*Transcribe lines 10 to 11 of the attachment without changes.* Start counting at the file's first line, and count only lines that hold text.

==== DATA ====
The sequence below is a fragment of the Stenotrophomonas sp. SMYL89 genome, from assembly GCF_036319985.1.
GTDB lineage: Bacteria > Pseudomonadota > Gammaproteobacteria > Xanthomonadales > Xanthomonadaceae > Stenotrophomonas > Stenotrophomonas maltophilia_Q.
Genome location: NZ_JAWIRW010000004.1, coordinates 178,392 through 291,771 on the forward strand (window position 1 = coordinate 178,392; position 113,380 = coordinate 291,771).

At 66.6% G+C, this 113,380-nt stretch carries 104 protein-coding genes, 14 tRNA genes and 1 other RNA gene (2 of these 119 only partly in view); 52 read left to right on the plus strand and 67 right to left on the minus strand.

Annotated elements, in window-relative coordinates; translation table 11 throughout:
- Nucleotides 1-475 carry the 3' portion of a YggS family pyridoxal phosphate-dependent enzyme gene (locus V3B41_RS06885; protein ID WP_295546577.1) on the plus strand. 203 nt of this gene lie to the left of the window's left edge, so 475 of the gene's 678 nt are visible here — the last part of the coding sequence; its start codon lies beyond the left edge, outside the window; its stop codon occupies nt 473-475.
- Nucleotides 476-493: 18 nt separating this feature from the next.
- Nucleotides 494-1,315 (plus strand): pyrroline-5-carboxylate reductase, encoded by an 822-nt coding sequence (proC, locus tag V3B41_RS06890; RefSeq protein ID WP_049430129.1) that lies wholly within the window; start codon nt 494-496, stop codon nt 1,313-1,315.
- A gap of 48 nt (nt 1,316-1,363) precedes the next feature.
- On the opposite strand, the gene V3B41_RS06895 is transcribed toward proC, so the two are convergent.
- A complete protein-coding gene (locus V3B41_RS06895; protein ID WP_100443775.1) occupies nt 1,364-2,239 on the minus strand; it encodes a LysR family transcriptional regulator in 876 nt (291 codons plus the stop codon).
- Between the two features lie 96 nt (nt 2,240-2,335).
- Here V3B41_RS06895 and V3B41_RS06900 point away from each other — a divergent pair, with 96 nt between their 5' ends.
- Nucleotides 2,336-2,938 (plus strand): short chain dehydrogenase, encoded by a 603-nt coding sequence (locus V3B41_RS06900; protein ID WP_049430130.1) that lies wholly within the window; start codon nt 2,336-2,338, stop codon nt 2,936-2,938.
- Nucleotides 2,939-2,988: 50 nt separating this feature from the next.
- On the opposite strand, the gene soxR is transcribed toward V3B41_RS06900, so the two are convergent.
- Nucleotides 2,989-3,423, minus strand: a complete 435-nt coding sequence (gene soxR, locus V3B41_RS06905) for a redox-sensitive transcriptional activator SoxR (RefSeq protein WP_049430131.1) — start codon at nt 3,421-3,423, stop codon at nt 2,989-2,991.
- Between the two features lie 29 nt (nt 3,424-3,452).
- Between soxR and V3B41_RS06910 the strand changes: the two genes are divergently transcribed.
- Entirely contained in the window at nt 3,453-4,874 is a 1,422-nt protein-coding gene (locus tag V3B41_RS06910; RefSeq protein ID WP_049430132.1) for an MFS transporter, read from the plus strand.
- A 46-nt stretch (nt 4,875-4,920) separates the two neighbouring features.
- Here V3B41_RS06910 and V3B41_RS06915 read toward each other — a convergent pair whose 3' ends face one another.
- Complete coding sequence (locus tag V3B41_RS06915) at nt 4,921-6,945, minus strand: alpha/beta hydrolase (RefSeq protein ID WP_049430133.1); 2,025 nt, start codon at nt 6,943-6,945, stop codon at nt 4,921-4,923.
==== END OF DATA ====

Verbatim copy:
- On the opposite strand, the gene V3B41_RS06895 is transcribed toward proC, so the two are convergent.
- A complete protein-coding gene (locus V3B41_RS06895; protein ID WP_100443775.1) occupies nt 1,364-2,239 on the minus strand; it encodes a LysR family transcriptional regulator in 876 nt (291 codons plus the stop codon).